- The compulsive leader dominates the organization from top to bottom, insisting that everyone conforms to strict rules developed at the top. Dogmatic or obstinate, a compulsive leader is obsessed with perfectionism, detail, routine, and rituals.
Because organizational culture is highly susceptible to the influence of leadership behavior, neurotic leadership patterns lead to toxic organizational cultures—and vice versa. Neurotic leadership patterns trigger social defenses in followers, diverting energy away from attaining organizational goals. Stress in the organization makes employees question the fundamental purpose of the organization. Existential anxiety of this kind accelerates all sorts of dysfunctional organizational processes, such as unrealistic ideals, toxic corporate cultures, neurotic organizations, or problems with motivation. Within such a work environment, people experience negative emotions, become alienated, and drift with no sense of direction. A dysfunctional culture like this can impede any remedial action on the part of senior executives. Even if they sincerely want to improve organizational health, they don’t know how to go about it. This kind of vicious circle can only be broken by creating a culture of purposeful performance—a concerted effort toward organizational renewal.
But even if most organizations accept that they must either change or die, a remarkable number of change initiatives fail. The first critical step is to develop the leader’s awareness of the kind of leadership behavior that has a negative impact on the organization’s membership. But many leaders are sadly reluctant to seek and receive honest feedback about the impact their behavior has on their subordinates. What measures can be taken, in spite of people’s resistance to change, to manage organizational renewal? How can leaders take advantage of their adaptive capacity to turn their organizations into great places to work?
Organizational change management
Various authors and change management gurus have suggested two approaches to organizational change. The “hard” approach is where shareholder value is the only legitimate measure of corporate success; the “soft” approach is to develop a corporate culture that enhances human capability through individual and organizational learning. According to Beer, change can be managed through engagement in controlling activities and shaping capabilities.
Drawing on this polarity, organizational change processes may be induced by transformations in the “real” (external) world, such as modifying existing technology, or changing organizational structure and policies, as well as in the inner world of the individuals. There is an identifiable continuum in this process, ranging from intended to unintended change outcomes. Intended change presupposes rational modifications. In this case, change agents assume that by introducing planned (and rational) changes, the entire organization will change in the intended direction. Unfortunately, changing organizational structure, policies or making rational decisions may generate only the illusion of order and control. Usually, the CEO and other influential executives assume that employees will internalize the new rules and regulations they prescribe and the organization will change. However, employees are not necessarily rational human beings but subject to a considerable amount of out-of-awareness behavior.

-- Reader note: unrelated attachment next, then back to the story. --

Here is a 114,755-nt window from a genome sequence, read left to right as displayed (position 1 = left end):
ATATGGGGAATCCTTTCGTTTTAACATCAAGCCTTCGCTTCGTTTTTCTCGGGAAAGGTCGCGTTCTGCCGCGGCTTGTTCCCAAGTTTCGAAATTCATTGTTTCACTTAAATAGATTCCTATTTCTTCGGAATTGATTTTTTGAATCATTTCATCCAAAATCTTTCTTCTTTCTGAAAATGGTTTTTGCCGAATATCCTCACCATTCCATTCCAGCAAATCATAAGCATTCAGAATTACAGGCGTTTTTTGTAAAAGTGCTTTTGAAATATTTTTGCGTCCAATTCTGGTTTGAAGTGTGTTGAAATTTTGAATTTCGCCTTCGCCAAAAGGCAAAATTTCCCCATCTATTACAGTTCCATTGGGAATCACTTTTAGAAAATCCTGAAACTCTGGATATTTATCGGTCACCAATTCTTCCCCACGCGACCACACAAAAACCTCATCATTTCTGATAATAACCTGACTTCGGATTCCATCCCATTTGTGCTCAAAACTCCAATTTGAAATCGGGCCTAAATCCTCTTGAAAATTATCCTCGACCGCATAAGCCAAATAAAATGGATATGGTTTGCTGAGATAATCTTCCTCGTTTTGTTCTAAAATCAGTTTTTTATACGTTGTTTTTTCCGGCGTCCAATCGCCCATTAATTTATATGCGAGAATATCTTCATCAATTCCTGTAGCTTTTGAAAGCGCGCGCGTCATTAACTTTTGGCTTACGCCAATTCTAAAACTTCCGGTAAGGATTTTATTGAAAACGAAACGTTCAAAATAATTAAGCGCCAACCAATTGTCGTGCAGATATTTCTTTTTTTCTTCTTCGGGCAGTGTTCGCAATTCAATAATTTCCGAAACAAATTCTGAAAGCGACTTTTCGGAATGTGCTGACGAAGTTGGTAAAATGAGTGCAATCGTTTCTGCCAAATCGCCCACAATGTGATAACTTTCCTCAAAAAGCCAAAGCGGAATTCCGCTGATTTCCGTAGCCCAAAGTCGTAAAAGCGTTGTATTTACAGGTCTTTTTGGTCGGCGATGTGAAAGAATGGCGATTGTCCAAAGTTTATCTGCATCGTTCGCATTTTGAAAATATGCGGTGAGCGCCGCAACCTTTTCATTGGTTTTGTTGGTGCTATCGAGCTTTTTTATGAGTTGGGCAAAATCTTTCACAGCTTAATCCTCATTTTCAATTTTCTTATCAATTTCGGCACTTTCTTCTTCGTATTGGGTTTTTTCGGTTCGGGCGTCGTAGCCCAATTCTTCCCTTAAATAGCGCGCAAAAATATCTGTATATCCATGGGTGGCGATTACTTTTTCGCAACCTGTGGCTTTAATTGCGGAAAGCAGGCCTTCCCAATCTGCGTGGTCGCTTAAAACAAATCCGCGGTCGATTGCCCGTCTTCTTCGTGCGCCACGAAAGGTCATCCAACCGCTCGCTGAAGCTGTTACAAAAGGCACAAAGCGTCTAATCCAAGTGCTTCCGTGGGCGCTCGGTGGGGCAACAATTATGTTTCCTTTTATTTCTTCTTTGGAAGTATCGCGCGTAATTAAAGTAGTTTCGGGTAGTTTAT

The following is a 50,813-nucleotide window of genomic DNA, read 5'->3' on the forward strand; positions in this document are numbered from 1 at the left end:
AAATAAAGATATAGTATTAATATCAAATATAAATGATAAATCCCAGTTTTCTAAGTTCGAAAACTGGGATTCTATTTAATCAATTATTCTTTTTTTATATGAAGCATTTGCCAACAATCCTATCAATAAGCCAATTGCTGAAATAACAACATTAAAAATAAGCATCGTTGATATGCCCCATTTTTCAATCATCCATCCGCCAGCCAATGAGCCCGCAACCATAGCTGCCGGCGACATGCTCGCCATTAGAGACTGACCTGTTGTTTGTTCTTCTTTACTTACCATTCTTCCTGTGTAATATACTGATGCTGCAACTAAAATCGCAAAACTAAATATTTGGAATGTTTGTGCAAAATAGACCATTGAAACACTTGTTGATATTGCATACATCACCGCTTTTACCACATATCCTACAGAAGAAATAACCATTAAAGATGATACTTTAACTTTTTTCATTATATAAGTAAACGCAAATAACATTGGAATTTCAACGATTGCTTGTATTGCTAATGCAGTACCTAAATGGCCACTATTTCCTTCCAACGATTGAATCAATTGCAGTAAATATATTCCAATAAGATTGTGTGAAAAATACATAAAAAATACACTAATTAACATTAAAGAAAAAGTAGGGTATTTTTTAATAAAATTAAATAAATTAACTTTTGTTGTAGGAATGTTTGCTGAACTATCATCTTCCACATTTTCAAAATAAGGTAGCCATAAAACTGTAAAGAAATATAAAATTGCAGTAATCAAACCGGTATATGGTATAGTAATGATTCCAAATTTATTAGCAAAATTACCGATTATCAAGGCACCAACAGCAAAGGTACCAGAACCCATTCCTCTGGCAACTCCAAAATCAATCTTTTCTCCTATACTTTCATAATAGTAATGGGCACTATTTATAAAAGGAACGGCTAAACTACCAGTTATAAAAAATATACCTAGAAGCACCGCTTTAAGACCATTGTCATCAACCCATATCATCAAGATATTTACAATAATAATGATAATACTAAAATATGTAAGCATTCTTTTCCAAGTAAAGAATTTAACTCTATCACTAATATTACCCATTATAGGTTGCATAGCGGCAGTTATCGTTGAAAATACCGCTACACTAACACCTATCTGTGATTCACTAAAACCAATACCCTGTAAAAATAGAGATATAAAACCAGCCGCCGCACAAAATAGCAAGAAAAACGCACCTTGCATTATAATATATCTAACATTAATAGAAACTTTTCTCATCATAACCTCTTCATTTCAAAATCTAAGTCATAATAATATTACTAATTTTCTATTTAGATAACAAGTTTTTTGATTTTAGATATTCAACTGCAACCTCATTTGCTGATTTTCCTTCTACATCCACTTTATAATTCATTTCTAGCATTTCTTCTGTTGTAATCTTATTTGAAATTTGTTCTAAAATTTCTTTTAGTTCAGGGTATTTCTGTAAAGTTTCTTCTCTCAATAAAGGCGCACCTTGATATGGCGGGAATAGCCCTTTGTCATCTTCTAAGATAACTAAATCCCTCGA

Organizational defensive patterns cannot be changed merely by making structural changes. The introduction of structural changes only scratches the surface of any transformation effort, because as we have already intimated, there are changes that cannot be easily and obviously manipulated by the power holders in an organization. These are changes in the employees’ inner world—the way they perceive reality. Considerable social interaction is needed among organizational participants to bring about mindset change. Because a large amount of behavior takes place at an unconscious level, mindset changes are not easily accomplished. If organizational leaders want to be effective, however, they have to pay heed to these processes.
The organizational change process that we are going to illustrate is based on a model that recognizes the interplay of a number of variables.
- Change implies intended outcomes, characterized by the introduction of directed actions in the “real” world, such as introducing new technologies (including web-based ones), activities or structures.
- Change requires a new interpretation of events and the construction of shared meanings among participants at all levels of the organization, a process that can be facilitated through group coaching experiences.
- To make organizational change effective, we need to explore the unconscious in daily work events. We need to understand what is really happening in the organization.
All too often, senior executives ignore the inherent tensions between the “hard” and the “soft” issues. There are ways to resolve these tensions, and that they require goals that embrace the paradox between controlling activities and shaping capabilities. To enable organizational change, leaders must set directions from the top that engage all the people in the organization, and simultaneously address the “hard” issues (structures, technology and systems) and “soft” issues (corporate culture and values). In the next section we illustrate how such a transformation process can be implemented within an organization.